bruce weber on wild nights in paris at azzedine alaïa's house
In this exclusive snippet from his globe-spanning exhibition at Dallas Contemporary, Far From Home, Bruce Weber remembers meeting Anouk Aimée at one of Alaïa’s legendary parties.
For someone who doesn't love to fly in a plane, photographer Bruce Weber sure gets around. He's shot Nelson Mandela in Cape Town with Iman and David Bowie; his friend Pedro Almodovar holding court in Madrid; Kate Moss on a motorcycle in Ho Chi Minh City. His new, magical, and ambitious show at the Dallas Contemporary, "Far From Home", brings together the pictorial souvenirs of decades spent adventuring with his Pentax in tow, from Europe to Africa to Asia. Although he's most known for capturing a distinctively American point-of-view (golden retrievers, Adirondack lakes, corn-fed wrestlers), Weber approaches the entire world with the same exuberant gusto as his own backyard. As a kid in Pennsylvania, spurred on by an elegant globetrotting teacher and an adventurer great-uncle, Weber read National Geographic obsessively and dreamed of having his own exploits abroad. And, how those dreams have come true! With over 250 photographs as well as films and personal texts, the show will run through March 2017. Here, he shares an exclusive excerpt from the (brilliant) exhibition catalog, a very Parisian story about Azzedine Alaïa, along with epic photographs and the Paris chapter of his 2000 feature Chop Suey.
Some of my most memorable experiences in Paris happen during dinner parties at Azzedine Alaïa's house. Before he stays up all night sewing, Azzedine will cook for his friends. It's always a wild affair. One time, Grace Jones came over with her mother and son. That same night, I met Bettina Graziani, the famous model who was once married to Aly Khan. She had given her collection of fashion photographs to Azzedine to exhibit in the gallery at his atelier. Though she wasn't in very good health and was accompanied by her nurse, Bettina still looked so beautiful, wearing clothes that she probably fit into 30 years before. And seated next to me was Anouk Aimée.
I've had a crush on Anouk since seeing her in Federico Fellini's La Dolce Vita and Claude Lelouch's A Man and a Woman, my father's favorite movie. Anouk and I talked late into the night, and I couldn't believe her voice and body language—everything about her was impeccable, right down to her Alaïa dress. I asked if I could photograph her, and she said, "Call me tomorrow." We missed each other that day, and I got busy with work—by then she was on her way out of town. But Anouk left me the most wonderful voicemail message, which I saved for a very long time. It was like listening to her perform in one her films—warm, exotic, and feminine.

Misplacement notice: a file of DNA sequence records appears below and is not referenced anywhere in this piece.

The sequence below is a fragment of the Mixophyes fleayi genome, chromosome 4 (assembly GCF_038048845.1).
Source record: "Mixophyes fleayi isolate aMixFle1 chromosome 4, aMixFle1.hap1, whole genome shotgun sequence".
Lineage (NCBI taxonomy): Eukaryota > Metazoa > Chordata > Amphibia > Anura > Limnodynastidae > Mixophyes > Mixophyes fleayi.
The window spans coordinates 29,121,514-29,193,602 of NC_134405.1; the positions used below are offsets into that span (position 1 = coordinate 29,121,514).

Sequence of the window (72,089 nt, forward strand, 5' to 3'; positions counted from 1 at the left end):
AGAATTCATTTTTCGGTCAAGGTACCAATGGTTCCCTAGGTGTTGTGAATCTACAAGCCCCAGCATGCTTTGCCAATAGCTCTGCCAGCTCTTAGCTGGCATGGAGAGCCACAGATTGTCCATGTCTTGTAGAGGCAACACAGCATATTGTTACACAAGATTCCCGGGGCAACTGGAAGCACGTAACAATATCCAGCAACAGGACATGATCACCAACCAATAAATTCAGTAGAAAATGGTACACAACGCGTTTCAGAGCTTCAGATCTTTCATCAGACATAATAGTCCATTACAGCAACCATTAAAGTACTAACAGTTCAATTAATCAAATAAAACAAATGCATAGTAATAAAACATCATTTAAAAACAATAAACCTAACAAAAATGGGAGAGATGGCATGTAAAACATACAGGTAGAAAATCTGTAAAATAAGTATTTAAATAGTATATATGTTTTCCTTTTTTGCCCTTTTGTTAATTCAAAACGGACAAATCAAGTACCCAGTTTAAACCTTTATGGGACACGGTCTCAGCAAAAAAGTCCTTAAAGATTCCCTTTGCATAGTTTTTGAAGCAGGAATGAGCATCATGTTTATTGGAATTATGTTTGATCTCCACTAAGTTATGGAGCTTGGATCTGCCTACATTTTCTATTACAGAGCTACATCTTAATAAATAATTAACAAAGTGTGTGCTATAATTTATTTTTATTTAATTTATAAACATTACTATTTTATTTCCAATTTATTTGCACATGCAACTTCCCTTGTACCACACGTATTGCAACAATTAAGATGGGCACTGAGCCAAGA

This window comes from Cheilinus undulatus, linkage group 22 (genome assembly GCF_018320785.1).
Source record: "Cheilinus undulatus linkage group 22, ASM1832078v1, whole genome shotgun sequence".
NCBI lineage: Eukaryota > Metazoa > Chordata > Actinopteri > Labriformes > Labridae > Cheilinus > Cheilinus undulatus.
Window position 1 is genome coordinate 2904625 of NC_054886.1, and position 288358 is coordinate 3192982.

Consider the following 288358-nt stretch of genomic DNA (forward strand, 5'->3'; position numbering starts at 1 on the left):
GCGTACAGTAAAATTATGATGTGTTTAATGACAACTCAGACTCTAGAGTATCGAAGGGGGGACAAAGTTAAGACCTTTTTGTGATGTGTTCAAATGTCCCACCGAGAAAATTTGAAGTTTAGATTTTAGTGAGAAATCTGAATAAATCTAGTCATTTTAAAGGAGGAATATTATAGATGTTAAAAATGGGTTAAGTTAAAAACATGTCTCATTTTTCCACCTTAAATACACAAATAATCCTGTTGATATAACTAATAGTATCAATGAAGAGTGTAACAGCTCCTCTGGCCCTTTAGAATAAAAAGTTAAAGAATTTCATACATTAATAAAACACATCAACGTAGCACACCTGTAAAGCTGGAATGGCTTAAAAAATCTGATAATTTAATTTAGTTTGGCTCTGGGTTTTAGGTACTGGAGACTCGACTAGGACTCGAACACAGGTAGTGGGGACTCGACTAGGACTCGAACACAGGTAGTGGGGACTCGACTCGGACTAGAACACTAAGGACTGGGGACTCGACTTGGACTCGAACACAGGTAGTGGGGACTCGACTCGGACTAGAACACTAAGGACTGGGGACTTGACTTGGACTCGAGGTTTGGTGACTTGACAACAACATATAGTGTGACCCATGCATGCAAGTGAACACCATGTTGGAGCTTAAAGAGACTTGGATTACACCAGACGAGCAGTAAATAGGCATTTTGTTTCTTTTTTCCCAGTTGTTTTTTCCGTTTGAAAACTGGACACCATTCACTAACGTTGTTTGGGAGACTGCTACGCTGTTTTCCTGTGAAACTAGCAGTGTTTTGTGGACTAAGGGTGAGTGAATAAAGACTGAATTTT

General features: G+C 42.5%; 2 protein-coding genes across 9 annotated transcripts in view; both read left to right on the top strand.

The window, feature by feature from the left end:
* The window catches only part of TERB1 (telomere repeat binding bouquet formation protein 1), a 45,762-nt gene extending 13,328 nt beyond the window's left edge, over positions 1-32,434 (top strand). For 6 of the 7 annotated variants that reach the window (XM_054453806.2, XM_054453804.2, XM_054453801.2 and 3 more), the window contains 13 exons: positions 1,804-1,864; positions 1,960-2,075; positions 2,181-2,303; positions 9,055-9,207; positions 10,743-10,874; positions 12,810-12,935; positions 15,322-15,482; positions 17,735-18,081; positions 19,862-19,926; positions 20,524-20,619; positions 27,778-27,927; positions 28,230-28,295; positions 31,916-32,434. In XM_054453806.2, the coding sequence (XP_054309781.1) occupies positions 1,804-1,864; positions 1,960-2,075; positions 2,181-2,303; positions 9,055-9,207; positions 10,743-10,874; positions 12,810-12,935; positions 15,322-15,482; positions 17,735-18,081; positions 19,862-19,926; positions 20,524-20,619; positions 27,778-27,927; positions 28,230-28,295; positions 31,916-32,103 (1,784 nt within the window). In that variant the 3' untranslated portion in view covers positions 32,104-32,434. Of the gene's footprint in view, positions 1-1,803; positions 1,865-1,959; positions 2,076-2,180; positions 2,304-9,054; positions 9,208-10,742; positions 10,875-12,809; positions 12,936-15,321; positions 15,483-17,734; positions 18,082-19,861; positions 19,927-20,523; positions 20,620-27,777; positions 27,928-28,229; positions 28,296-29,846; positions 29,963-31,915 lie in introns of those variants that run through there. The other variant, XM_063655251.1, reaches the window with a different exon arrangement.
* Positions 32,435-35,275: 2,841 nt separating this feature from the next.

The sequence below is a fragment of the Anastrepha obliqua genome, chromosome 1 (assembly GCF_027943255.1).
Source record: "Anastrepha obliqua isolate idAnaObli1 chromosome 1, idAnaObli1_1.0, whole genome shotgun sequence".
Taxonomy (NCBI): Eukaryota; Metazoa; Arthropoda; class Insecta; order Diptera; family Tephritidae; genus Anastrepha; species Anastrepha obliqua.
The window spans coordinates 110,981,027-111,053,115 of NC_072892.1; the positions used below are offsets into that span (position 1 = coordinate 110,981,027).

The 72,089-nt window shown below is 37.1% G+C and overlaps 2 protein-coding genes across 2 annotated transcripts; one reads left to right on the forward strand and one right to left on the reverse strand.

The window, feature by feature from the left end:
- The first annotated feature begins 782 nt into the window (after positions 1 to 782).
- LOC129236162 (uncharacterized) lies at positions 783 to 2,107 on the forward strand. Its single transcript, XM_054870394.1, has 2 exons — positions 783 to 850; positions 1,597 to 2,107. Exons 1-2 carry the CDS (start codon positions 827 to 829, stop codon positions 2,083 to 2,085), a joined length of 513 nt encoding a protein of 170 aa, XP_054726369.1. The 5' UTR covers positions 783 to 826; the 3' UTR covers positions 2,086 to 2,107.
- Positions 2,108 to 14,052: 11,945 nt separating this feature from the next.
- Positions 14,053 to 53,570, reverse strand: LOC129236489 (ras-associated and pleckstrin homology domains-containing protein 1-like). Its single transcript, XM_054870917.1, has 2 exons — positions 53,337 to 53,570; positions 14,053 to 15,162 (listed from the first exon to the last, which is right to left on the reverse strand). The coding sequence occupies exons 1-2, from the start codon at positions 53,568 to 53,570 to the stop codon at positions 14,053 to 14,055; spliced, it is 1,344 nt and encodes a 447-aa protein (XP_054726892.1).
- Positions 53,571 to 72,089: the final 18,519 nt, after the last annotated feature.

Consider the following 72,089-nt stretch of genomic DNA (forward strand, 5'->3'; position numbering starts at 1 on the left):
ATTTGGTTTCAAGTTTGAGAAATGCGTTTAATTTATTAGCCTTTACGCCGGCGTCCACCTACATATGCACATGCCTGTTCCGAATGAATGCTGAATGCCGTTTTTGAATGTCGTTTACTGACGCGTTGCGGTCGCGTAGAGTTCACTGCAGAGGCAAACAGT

Azzedine is one of the few designers I've ever met who will actually come to an event if you invite him, regardless of who is going to be there. I remember him coming to Cannes when Nan and I were filming Let's Get Lost. He danced through the night with all the women at our party, and had a long line of admirers still waiting for their turn in the ballroom of the Carlton Hotel.
Azzedine's fashion shows were notorious in Paris. Everybody wanted a ticket, but it was very complicated. He had disagreements with so many different magazines and editors that you were never quite sure who you'd see there. But his fan club is international and immense—everyone knew then and knows now that he's the real deal. When I photographed his show in 1989, I knew there would never again be anything like it in the fashion world. Never had there been so many beautiful women in one place at one time: Naomi, Christy, Talisa, Elaine, Linda, and Helena. They all adored Azzedine and wanted to be there because they knew—if they were lucky enough to wear an Alaïa dress—that they'd look like one in a million. - B.W.
Far From Home is on view at Dallas Contemporary from September 18, 2016 to March 12, 2017.
Images courtesy and copyright Bruce Weber